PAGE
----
Update: It came up quickly and passed. Hardly any conservation organizations had time to do anything, but now it goes to conference committee. Please contact Montana's governor and ask him to veto it, if it isn't changed to take out the part about giving away  wolf tracking radio receivers to landowners who want them.

4-6-2005. Continued subdivision development of Colorado Mountains threatens elk. Aspen Times. By Scott Condon.

4-5-2005. No Lion: Marsupials had the Fiercest Bite, Study Says. James Owen. National Geographic News.

4-4-2005. Alaska's Well Studied Wolf Pack Threatened. State Officials Resist Calls to Expand Protected Territory. By Blaine Harden. Washington Post Staff Writer. This is the second article on the demise of the Toklat Pack.

4-4-2005. Drilling for oil, gas sought in Wyoming wildlife area. Associated Press.

4-4-2005. Explosive western wildlife season predicted. AP.

4-2-2005. No wolves found in Michigan's lower peninsula after systematic search. By Sheri McWhirter. Traverse City Record-Eagle staff writer. Despite some reports that wolves had crossed from Michigan's UP to the lower part of the state, a 2-week survey found none.

4-1-2005. National Elk Refuge at Jackson to stop elk feeding April 1. Jackson Hole Zone. Good. The less feeding time, the better, as it means less spread of disease.

3-31-2005. Study Shows Introduced Foxes Transformed Vegetation On Aleutian Islands From Lush Grassland To Tundra. Science Daily.

3-30-2005. Study highlights global decline. By Jonathan Amos. BBC News science reporter. "the way society obtains its resources has caused irreversible changes that are degrading the natural processes that support life on Earth."

3-30-2005. Church fights Alaska drilling. Episcopal bishop tells of threat to way of life of native ethnic group. By Kevin Eckstrom. Religion News Service. While media attention in recent years his been religious groups who believe The End is near, so we don't have to worry about the condition of the Earth (dovetails nicely with the views of secular exploiters), a number of religions groups, including some quite conservative, believe it is a sin to destroy God's creation just so powerful secular interests won't be inconvenienced.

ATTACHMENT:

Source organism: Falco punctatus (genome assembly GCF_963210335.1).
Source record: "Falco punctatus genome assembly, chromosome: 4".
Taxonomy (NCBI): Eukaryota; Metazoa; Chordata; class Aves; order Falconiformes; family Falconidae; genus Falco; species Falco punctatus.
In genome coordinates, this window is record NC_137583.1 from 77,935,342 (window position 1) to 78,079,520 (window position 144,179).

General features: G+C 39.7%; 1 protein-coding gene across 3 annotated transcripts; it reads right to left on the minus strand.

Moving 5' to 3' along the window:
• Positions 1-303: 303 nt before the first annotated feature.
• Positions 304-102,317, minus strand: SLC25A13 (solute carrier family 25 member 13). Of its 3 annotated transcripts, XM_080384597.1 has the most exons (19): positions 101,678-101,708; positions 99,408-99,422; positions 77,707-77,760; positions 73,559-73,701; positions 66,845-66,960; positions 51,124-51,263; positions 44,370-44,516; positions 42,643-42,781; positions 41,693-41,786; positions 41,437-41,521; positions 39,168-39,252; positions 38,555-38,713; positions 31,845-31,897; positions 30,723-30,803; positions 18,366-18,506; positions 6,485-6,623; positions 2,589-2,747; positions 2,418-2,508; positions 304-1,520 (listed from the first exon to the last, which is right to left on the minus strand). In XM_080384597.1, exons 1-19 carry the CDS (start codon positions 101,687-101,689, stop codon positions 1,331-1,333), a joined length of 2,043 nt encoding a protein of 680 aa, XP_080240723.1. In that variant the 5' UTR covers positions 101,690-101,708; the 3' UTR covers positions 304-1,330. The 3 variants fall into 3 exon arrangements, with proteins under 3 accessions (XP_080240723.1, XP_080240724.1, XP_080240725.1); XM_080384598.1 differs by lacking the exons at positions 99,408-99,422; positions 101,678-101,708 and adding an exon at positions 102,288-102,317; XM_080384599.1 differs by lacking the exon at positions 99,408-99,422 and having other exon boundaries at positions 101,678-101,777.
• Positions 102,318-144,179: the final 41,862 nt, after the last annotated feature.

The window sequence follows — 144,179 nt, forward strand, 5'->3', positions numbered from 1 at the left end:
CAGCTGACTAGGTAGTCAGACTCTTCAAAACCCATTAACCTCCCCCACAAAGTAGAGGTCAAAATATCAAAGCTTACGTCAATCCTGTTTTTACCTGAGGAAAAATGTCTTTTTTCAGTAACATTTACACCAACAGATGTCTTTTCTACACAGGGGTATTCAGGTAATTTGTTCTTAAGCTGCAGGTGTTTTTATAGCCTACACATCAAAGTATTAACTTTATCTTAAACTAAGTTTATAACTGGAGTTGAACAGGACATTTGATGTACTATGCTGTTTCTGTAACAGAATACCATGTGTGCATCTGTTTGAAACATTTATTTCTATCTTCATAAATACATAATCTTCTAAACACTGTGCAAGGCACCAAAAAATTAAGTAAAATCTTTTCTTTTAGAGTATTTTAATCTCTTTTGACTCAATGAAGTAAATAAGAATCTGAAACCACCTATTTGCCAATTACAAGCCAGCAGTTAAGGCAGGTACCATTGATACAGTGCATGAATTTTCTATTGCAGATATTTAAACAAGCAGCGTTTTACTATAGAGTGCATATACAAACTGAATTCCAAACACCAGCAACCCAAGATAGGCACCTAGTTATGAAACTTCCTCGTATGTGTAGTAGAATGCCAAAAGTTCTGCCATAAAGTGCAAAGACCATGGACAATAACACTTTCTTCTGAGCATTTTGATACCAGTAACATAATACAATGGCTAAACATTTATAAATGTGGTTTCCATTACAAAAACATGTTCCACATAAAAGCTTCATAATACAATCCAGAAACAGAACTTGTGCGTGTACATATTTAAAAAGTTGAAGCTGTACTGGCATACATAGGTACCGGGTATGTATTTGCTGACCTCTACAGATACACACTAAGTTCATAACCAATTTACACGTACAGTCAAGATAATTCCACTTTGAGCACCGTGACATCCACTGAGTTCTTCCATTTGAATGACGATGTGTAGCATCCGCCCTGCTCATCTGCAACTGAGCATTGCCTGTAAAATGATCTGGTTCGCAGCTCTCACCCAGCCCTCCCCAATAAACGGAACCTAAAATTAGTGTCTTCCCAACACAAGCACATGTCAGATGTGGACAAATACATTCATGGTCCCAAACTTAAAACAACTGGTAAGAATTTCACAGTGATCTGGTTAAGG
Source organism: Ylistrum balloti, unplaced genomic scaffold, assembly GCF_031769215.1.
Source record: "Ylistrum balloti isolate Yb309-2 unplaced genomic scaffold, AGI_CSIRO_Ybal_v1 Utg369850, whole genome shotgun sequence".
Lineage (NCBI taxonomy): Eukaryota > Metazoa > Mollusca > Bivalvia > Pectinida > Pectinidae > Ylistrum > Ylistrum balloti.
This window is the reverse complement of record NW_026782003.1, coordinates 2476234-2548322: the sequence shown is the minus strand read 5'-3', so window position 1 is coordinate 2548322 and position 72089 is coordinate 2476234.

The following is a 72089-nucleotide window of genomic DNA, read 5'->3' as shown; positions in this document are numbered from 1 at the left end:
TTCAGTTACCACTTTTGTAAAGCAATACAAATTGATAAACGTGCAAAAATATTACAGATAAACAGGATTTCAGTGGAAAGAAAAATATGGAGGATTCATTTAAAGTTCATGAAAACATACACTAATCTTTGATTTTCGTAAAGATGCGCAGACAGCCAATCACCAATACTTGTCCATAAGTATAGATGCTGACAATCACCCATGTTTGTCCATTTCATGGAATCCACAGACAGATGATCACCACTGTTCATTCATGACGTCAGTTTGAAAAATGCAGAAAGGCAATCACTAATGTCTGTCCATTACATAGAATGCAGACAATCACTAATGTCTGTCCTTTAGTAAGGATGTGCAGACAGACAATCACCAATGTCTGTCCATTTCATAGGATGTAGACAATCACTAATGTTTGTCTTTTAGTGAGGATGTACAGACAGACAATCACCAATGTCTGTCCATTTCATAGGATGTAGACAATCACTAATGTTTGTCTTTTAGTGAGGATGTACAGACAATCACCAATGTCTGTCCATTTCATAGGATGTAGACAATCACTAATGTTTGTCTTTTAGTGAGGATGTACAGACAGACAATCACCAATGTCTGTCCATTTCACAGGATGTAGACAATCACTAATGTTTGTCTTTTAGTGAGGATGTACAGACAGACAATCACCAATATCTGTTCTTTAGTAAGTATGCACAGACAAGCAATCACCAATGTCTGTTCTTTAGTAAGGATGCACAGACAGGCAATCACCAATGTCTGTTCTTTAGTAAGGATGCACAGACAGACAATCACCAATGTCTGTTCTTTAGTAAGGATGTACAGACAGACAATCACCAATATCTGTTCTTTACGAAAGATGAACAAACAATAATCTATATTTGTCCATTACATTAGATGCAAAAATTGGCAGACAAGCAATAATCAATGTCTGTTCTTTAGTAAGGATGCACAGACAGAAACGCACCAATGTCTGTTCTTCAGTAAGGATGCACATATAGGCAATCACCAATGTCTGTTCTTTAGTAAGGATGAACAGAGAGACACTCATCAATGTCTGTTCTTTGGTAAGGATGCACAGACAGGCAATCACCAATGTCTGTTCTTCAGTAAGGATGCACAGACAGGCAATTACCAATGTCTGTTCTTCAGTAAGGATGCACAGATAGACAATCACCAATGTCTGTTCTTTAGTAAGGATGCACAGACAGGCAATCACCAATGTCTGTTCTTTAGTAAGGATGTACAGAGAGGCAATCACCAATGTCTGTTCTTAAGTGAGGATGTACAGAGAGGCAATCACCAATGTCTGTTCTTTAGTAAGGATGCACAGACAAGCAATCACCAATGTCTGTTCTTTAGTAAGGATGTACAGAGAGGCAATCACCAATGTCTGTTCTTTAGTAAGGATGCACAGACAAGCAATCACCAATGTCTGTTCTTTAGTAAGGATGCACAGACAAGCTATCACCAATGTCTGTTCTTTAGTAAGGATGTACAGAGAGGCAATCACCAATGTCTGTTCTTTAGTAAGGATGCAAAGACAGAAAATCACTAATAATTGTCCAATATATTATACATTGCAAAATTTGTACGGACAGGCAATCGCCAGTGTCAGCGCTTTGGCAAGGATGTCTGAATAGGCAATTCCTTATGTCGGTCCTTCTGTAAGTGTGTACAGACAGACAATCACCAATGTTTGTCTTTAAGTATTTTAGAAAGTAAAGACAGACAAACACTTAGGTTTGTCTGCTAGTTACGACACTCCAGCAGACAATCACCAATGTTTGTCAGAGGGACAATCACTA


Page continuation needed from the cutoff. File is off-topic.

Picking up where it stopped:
3-30-2005. Wyoming Wolf lawsuit appeal draws mixed reviews. State keeps up court fight over predator vs. trophy classification. By Rebecca Huntington. Jackson Hole News and Guide.

3-24-2005. Feds earmark funds for wolf, grizzly and rancher conflicts in Montana.

3-24-2005. Utah issues a 96 page draft management plan for wolves. By Paul Foy. AP.

3-23-2005. [Idaho] elk farms look to expand. Ranchers hoping for passage of bill allowing deer and moose on farms. By Ben Botkin and Corey Taule. Post Register.
This is a horrible bill that could make Idaho a big source of wildlife disease like Wyoming. It's too bad Idahoans didn't ban elk ranching like Montana did. "[Rep] Shirley [who is carrying the bill] said, 'agriculture department officials told him there has never been a case of chronic wasting disease found in penned animals.'" This page has linked to dozens of stories about chronic wasting disease on game farms from Colorado to Alberta.

3-23-2005. Judge tosses WY wolf lawsuit. By Tom Morton. Casper Star-Tribune staff writer.
3-23-2005. Feds didn't violate Wyo sovereignty, judge writes in rejection of WY wolf lawsuit. By Tom Morton. Casper Star-Tribune staff writer.

3-21-2005. FWS expert: [Wyoming's] elk proposal may not work. AP. "May not work?" Not a chance in hell!

3-20-2005. Changing industry: Snowmobile sales plummet, but enthusiasts say the sport still thriving. By Nick Gevock. Bozeman Chronicle Staff Writer